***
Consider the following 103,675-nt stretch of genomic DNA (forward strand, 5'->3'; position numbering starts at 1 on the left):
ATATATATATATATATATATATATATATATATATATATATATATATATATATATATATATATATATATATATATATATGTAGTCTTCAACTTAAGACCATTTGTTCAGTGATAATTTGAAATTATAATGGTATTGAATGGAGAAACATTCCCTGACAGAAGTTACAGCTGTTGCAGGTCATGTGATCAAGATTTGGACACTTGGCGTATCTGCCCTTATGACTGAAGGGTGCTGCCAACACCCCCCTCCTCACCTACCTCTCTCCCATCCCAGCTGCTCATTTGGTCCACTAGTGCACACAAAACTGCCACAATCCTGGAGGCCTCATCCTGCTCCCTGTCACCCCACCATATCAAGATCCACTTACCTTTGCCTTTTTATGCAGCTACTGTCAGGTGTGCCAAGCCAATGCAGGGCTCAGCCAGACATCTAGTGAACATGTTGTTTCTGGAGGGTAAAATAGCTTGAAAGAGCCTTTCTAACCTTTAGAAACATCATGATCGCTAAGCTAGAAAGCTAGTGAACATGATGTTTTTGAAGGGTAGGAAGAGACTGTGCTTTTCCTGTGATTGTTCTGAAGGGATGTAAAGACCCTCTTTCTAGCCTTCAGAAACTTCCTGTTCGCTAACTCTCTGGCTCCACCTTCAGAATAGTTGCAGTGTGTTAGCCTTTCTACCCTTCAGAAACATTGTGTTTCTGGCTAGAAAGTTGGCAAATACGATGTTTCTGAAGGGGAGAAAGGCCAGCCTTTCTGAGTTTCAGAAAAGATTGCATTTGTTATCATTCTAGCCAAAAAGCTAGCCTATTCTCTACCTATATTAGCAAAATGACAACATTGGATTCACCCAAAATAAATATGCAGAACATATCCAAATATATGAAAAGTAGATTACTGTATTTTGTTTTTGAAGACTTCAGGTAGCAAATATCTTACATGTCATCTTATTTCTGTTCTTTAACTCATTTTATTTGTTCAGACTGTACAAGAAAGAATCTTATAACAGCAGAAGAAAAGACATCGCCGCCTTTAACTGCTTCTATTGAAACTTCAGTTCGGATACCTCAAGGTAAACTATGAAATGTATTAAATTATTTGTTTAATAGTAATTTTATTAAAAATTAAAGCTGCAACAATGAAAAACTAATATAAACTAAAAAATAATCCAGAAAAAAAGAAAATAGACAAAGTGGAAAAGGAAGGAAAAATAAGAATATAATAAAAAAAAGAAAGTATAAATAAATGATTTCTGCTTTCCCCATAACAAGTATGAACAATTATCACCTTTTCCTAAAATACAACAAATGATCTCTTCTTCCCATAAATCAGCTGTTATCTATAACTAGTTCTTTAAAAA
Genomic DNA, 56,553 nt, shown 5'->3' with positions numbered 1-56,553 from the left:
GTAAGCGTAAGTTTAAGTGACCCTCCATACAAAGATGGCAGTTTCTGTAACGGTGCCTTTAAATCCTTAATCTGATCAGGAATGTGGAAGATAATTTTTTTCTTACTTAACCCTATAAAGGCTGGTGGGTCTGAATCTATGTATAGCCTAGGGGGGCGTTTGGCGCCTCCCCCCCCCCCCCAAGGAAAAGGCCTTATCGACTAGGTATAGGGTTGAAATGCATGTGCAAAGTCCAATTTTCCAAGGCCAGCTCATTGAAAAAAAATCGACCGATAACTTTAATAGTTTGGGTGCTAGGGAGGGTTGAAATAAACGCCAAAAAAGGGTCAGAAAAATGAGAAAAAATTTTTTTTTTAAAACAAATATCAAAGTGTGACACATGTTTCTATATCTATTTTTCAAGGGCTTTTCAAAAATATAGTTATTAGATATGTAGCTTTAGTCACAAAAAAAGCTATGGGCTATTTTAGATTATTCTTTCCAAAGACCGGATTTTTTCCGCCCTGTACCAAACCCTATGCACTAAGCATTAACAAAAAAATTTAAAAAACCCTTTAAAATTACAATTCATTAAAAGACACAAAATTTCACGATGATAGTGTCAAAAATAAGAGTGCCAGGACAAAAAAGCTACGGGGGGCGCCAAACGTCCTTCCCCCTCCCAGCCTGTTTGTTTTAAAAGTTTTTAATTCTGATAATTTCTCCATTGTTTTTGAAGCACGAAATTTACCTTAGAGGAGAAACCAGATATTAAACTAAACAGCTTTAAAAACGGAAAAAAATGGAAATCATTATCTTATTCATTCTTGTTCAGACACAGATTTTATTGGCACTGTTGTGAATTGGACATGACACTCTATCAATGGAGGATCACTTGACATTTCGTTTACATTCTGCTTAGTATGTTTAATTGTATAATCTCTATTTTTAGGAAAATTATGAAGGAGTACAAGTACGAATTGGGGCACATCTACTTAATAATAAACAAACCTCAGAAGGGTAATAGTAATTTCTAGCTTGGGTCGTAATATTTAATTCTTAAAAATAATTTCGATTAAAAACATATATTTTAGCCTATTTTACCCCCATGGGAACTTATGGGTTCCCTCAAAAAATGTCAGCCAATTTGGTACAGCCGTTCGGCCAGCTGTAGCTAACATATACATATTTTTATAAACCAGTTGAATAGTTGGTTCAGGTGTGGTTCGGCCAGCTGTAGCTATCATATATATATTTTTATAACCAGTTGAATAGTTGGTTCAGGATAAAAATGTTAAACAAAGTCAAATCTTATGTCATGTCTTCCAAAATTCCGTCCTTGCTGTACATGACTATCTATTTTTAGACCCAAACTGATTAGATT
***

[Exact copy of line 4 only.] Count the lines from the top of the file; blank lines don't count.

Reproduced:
GTAAGCGTAAGTTTAAGTGACCCTCCATACAAAGATGGCAGTTTCTGTAACGGTGCCTTTAAATCCTTAATCTGATCAGGAATGTGGAAGATAATTTTTTTCTTACTTAACCCTATAAAGGCTGGTGGGTCTGAATCTATGTATAGCCTAGGGGGGCGTTTGGCGCCTCCCCCCCCCCCCCAAGGAAAAGGCCTTATCGACTAGGTATAGGGTTGAAATGCATGTGCAAAGTCCAATTTTCCAAGGCCAGCTCATTGAAAAAAAATCGACCGATAACTTTAATAGTTTGGGTGCTAGGGAGGGTTGAAATAAACGCCAAAAAAGGGTCAGAAAAATGAGAAAAAATTTTTTTTTTAAAACAAATATCAAAGTGTGACACATGTTTCTATATCTATTTTTCAAGGGCTTTTCAAAAATATAGTTATTAGATATGTAGCTTTAGTCACAAAAAAAGCTATGGGCTATTTTAGATTATTCTTTCCAAAGACCGGATTTTTTCCGCCCTGTACCAAACCCTATGCACTAAGCATTAACAAAAAAATTTAAAAAACCCTTTAAAATTACAATTCATTAAAAGACACAAAATTTCACGATGATAGTGTCAAAAATAAGAGTGCCAGGACAAAAAAGCTACGGGGGGCGCCAAACGTCCTTCCCCCTCCCAGCCTGTTTGTTTTAAAAGTTTTTAATTCTGATAATTTCTCCATTGTTTTTGAAGCACGAAATTTACCTTAGAGGAGAAACCAGATATTAAACTAAACAGCTTTAAAAACGGAAAAAAATGGAAATCATTATCTTATTCATTCTTGTTCAGACACAGATTTTATTGGCACTGTTGTGAATTGGACATGACACTCTATCAATGGAGGATCACTTGACATTTCGTTTACATTCTGCTTAGTATGTTTAATTGTATAATCTCTATTTTTAGGAAAATTATGAAGGAGTACAAGTACGAATTGGGGCACATCTACTTAATAATAAACAAACCTCAGAAGGGTAATAGTAATTTCTAGCTTGGGTCGTAATATTTAATTCTTAAAAATAATTTCGATTAAAAACATATATTTTAGCCTATTTTACCCCCATGGGAACTTATGGGTTCCCTCAAAAAATGTCAGCCAATTTGGTACAGCCGTTCGGCCAGCTGTAGCTAACATATACATATTTTTATAAACCAGTTGAATAGTTGGTTCAGGTGTGGTTCGGCCAGCTGTAGCTATCATATATATATTTTTATAACCAGTTGAATAGTTGGTTCAGGATAAAAATGTTAAACAAAGTCAAATCTTATGTCATGTCTTCCAAAATTCCGTCCTTGCTGTACATGACTATCTATTTTTAGACCCAAACTGATTAGATT